7. 7. Nanny Reillymushroom soup for your supper. Nor will you be able to go to any fair.”The leprechaun paced around the top of the toadstool looking small butimportant. “Not tomorrow, or the day after that, or any day in the nearfuture. Not until all those mushrooms have grown back,” King Briansaid with a glint of achievement in his eyes. He reached behind his headand tipped his crown down slightly on his brow. King Brian was a crafty old soul. He knew he had left Nanny noway out. He was feeling like cock of the walk and proud of himself forbeing so clever. Nanny didn’t like what she heard. Henry Daly took a step towardsKing Brian and growled again. He knew Nanny was bothered by whatshe heard. “I’ll set my dog after you,” said Nanny. “My brother told me thatHenry’s grandfather won the greyhound derby in record time, and heleft the whole pack at the starting gate. He can catch any rabbit aroundhere, and he surely will be able to catch you.” “Catch me? He would have to be able to run faster than the speedof light to catch me,” chortled King Brian. “Watch this. Now you seeme, now you don’t.” King Brian snapped his tiny fingers and disappeared. All Nannycould hear was laughter. Then King Brian snapped again, and appearedon the mushroom cap, fine as you please. Nanny knew Henry Daly was fast, but he wasn’t magical. Hewas just a good old dog. “What kind of favor do I have to do?” sheasked, wishing she too could snap her fingers and disappear, right backhome. “All you have to do is carry a small sack for one mile to Ballineskar,the next village, and back to me here in Coolrainy on Saturday nightafter everyone has gone to bed. And if you do that, and meet me right bythis mushroom, your debt will be paid and I’ll grant you one wish.” King Brian’s face tightened and turned very serious, his green eyesclouding. He pointed his finger and looked Nanny right in the eye “But you have to promise me this,” the King said, “under nocircumstances are you to look inside the sack. If you do, you’ll get nowish from me, or any other leprechaun. Not now or ever, and the biggestmushroom you have ever seen will grow out of the top of your head. 3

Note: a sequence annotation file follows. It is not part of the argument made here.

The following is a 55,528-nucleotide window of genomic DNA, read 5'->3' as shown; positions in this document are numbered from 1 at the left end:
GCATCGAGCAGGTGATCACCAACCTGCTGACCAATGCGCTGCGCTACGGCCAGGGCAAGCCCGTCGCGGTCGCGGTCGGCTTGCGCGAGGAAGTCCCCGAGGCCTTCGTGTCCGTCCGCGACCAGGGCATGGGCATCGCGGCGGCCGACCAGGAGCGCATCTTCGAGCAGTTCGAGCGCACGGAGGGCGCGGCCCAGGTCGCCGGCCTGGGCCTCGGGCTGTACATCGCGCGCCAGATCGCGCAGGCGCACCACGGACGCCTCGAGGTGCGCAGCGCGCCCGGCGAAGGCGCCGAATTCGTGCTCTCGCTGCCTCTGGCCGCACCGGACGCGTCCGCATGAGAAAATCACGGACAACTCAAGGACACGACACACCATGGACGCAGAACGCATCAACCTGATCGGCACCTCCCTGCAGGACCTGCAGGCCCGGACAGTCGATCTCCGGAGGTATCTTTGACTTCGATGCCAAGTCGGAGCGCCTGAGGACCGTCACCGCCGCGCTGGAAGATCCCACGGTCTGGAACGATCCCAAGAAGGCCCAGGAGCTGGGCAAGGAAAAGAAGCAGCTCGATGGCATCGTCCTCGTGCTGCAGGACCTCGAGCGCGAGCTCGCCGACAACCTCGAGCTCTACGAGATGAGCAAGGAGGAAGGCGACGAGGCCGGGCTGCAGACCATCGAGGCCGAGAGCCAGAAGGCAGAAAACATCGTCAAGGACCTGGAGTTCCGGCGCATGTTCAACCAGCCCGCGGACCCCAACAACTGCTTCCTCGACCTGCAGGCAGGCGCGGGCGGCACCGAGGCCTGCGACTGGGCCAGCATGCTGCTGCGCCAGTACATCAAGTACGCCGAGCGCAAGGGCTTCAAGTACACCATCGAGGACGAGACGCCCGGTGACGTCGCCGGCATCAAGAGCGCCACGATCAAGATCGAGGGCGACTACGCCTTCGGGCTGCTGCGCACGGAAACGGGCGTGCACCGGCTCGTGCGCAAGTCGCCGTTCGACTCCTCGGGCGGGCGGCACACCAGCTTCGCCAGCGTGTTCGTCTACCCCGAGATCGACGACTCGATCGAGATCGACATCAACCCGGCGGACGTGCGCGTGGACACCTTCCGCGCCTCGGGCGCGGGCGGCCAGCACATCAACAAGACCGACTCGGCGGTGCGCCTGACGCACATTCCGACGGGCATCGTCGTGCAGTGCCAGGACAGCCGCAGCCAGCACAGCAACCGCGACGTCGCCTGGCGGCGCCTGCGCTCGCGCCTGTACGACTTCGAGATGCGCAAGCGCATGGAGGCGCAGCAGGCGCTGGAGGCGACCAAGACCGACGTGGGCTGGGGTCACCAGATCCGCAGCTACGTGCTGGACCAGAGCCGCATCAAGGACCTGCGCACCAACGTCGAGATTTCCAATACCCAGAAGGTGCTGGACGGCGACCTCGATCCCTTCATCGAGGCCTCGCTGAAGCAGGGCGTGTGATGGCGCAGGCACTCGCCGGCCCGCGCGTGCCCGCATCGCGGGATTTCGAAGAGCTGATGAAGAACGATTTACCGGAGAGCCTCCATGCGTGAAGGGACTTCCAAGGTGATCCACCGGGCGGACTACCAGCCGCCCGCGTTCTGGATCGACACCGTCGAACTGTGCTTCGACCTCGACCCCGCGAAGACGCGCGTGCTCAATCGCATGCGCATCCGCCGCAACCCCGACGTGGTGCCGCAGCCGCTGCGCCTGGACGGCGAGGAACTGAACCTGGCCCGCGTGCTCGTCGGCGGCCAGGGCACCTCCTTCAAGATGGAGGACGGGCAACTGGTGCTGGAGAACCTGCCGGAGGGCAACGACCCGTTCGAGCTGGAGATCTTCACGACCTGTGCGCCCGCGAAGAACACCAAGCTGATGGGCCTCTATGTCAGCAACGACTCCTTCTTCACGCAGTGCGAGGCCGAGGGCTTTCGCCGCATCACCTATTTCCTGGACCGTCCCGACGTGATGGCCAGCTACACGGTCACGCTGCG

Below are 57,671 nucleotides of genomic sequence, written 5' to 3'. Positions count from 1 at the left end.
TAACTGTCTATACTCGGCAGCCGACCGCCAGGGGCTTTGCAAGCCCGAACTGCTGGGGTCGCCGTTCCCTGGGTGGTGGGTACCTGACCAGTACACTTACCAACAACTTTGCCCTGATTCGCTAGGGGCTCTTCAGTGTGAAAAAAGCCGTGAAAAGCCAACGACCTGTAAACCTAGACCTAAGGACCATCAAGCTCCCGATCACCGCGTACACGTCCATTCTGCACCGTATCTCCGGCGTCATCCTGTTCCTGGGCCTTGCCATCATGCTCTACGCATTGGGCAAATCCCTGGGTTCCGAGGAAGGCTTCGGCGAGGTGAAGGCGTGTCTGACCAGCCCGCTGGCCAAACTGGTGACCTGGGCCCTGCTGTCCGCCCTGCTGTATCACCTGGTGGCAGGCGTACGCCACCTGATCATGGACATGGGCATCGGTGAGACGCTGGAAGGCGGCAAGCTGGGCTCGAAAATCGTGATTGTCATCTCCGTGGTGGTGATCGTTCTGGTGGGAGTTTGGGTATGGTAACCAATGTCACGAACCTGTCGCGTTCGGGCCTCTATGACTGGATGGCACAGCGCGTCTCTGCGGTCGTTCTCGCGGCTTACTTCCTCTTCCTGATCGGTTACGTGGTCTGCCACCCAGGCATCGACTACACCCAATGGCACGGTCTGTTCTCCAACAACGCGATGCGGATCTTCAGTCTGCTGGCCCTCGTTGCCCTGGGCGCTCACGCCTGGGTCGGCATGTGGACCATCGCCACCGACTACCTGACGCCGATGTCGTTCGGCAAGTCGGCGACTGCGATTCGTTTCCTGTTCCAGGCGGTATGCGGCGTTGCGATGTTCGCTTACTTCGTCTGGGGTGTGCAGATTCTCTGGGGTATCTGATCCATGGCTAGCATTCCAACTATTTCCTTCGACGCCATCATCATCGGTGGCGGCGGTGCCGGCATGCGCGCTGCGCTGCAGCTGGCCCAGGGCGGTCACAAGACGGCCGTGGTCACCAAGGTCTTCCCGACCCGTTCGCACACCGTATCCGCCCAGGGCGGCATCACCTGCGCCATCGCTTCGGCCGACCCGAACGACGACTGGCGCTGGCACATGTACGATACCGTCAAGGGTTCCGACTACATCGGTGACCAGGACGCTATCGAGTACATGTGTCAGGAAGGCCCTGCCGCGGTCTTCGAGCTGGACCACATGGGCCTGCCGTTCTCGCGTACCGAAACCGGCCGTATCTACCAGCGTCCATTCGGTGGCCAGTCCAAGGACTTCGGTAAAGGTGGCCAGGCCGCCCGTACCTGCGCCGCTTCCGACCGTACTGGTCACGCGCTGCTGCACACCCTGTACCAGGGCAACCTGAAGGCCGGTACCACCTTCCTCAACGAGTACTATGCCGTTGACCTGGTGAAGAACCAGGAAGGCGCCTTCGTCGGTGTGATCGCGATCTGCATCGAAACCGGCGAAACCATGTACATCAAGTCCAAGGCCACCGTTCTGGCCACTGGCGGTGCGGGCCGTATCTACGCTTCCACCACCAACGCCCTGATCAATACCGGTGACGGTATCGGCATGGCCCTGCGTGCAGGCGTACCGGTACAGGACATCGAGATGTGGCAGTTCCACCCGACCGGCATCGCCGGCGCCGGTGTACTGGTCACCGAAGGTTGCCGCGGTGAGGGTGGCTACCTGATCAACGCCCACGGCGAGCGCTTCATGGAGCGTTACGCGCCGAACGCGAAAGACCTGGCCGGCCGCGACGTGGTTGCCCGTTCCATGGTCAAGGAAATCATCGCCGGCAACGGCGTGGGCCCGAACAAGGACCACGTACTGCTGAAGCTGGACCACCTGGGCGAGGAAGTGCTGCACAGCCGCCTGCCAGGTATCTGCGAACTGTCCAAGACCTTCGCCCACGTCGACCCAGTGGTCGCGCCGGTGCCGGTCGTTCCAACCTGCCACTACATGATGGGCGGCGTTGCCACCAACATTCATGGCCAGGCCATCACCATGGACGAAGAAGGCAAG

8. 8. Annette O’Leary-CogginsYou’ll never be able to get rid of it, and everyone will tease you untilyou cry all the time.” Henry nudged Nanny with his nose and whimpered. She knew hewas warning her about King Brian. “I don’t like the sound of that,” said Nanny. “If Ned Franey sees amushroom growing out of the top of my head, he’ll be calling me namesall day, and so will everyone else.” Nanny had visions of her archenemy,Ned Franey, gathering a posse of the village children and following hereverywhere, calling her all kinds of mushroom names like ‘mold head’,‘fungus brain’, and ‘toadstool girl.’ “I’ll do it,” said Nanny, giving a confident nod. Her auburn curlsemphasized her nod. She looked King Brian in the eye and stood tall.Nanny also knew no matter what, she didn’t want to be called namesof any kind. “Do you promise me you won’t look in the sack?” King Brianasked. “I promise I won’t look into the sack,” answered Nanny, picturinga puff y brown and white mushroom growing out of her head andshuddering. “Good lass, Nanny Reilly,” said King Brian. “Meet me here onSaturday at midnight, and don’t tell anyone.” The King held his fingerto his lips, looking sinister for all his smallness. With that, Nanny and Henry Daly ran off home. Nanny’s thoughtswere on King Brian’s warning. What would happen to her auburncurls if a mushroom grew out of her head? She never thought of herone wish. 4